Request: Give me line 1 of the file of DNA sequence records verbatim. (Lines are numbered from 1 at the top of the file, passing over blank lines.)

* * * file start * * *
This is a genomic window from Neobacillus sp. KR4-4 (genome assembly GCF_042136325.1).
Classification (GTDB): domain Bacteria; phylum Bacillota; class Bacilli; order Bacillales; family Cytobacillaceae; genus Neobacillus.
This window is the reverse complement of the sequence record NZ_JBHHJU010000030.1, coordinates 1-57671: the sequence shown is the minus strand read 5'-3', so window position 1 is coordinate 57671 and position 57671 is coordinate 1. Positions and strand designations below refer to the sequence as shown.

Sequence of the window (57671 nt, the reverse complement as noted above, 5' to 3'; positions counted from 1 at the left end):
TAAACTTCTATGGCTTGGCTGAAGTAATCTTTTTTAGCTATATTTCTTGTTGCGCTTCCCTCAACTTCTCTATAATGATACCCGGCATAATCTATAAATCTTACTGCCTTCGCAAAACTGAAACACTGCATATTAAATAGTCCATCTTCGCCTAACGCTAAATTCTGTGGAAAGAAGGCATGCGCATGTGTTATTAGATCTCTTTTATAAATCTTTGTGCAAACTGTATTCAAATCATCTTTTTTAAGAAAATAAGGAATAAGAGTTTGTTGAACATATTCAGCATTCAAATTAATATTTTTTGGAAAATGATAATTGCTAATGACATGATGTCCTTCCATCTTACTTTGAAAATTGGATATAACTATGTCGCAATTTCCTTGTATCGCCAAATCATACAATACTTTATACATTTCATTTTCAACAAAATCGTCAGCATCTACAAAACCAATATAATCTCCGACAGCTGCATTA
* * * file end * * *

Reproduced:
This is a genomic window from Neobacillus sp. KR4-4 (genome assembly GCF_042136325.1).